WISAT’s main office is in Ontario, Canada.
Executive Director: Sophia Huyer, PhD
Nancy Hafkin, PhD
Board of Directors
Gloria Bonder, Coordinator, UNESCO Chair on Women in S&T in Latin America, Argentina
Gloria Bonder is Director of the Gender, Society and Policies Department at FLACSO (Latin American Postgraduate Institute of Social Sciences). Within this Department she coordinates two Regional Programs:
- The UNESCO Regional Chair on Women, Science and Technology in Latin America
- The E-learning Master’s Program on Gender, Society and Public Policies (PRIGEPP)
She is also Coordinator of the Global Network of UNESCO Chairs on Gender.
Since 2014, she has coordinated the Latin American and Caribbean focal point of GenderInSITE, a multistakeholder global initiative to create greater awareness about gender dimensions of science, innovation, technology and engineering.
She is a researcher and consultant on women, science and technology for several national, regional and international organizations such as: Minister of Science, Technology and Productive Innovation in Argentina, DAW, United Nations, Women and Development Unit, ECLAC and the Office of Science and Technology, Governments of: Antioquia, Colombia; Montevideo, Uruguay; Dominican Republic, among others, OAS, IDRC/CRDI, UNICEF, UNIFEM, UNDP and UNESCO. She has developed several research projects on gender issues and/in technology, science, education, communication, health and youth, and published books and articles both nationally and internationally.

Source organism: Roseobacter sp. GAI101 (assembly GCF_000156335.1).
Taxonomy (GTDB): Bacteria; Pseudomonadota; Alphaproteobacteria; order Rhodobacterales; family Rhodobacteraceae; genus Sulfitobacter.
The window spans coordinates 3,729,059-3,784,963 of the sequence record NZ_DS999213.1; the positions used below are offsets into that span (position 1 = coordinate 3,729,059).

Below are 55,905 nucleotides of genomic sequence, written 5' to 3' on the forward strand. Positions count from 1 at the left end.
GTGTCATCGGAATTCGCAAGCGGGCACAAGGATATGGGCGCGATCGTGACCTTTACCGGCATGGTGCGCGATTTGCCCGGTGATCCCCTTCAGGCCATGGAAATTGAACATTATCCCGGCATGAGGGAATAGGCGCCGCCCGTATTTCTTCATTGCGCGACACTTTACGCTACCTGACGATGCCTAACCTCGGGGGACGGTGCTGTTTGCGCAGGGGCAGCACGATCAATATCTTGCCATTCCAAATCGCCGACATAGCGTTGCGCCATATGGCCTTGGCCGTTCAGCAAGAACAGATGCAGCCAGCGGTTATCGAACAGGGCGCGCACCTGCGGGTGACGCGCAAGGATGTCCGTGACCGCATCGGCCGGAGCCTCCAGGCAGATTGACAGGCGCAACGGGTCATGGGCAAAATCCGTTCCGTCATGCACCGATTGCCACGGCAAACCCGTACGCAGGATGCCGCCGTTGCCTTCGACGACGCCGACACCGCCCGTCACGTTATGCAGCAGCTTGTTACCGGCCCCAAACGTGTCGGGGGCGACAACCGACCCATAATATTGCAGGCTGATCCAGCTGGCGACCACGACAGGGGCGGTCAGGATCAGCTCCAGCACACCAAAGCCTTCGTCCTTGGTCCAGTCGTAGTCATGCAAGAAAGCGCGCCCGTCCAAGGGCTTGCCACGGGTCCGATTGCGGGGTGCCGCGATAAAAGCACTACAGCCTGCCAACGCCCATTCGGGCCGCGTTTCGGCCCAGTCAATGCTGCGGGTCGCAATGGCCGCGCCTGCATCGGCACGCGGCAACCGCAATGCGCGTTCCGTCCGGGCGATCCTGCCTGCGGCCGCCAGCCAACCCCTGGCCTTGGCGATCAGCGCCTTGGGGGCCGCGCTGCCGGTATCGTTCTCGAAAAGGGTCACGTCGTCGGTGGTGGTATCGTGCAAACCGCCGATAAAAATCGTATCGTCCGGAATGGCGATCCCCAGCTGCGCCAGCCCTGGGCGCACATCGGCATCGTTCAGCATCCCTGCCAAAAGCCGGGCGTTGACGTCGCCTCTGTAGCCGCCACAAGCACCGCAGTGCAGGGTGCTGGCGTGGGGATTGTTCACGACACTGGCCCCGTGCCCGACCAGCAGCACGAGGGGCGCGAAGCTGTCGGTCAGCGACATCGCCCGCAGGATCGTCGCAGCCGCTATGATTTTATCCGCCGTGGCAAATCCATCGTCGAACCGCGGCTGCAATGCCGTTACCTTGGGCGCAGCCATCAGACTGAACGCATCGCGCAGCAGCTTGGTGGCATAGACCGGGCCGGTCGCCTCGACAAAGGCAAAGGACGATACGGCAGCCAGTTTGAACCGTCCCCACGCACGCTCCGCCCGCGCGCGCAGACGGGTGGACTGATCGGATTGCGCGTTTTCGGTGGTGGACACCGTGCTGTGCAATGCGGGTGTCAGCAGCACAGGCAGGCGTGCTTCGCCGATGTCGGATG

More information here.
Marilyn Carr, International Development Consultant, UK
Marilyn Carr is a Development Economist with over 20 years’ experience working in Africa and Asia. She has a B.A. in African and Asian Studies and a D.Phil in Development Economics from the University of Sussex, and an M.Sc in Economics from the London School of Economics. She has been Senior Economist with the Intermediate Technology Development Group (ITDG) in the UK, Senior Economic Adviser for the United Nations Development Fund for Women (UNIFEM) based in New York and Harare, and Regional Adviser on Small Enterprise and Appropriate Technology for the Women’s Centre of the UN Economic Commission for Africa in Addis Ababa. Dr. Carr was a founding member of the international network ‘Women in Informal Employment: Globalizing and Organizing (WIEGO)” of which she was also Director, Global Markets Programme. She has held fellowships at the Institute of Development Studies, University of Sussex, Radcliffe Institute for Advanced Studies at Harvard University, the International Development Research Centre (IDRC) in Ottawa, and the International Institute for Environment and Development (IIED) in London, and has researched and published widely on gender and the informal economy, small business development and rural industrialization, and gender, science and technology. Her most recent publication is an edited volume commissioned by the Commonwealth Secretariat which is entitled Chains of Fortune: Linking Women Producers and Workers with Global Markets.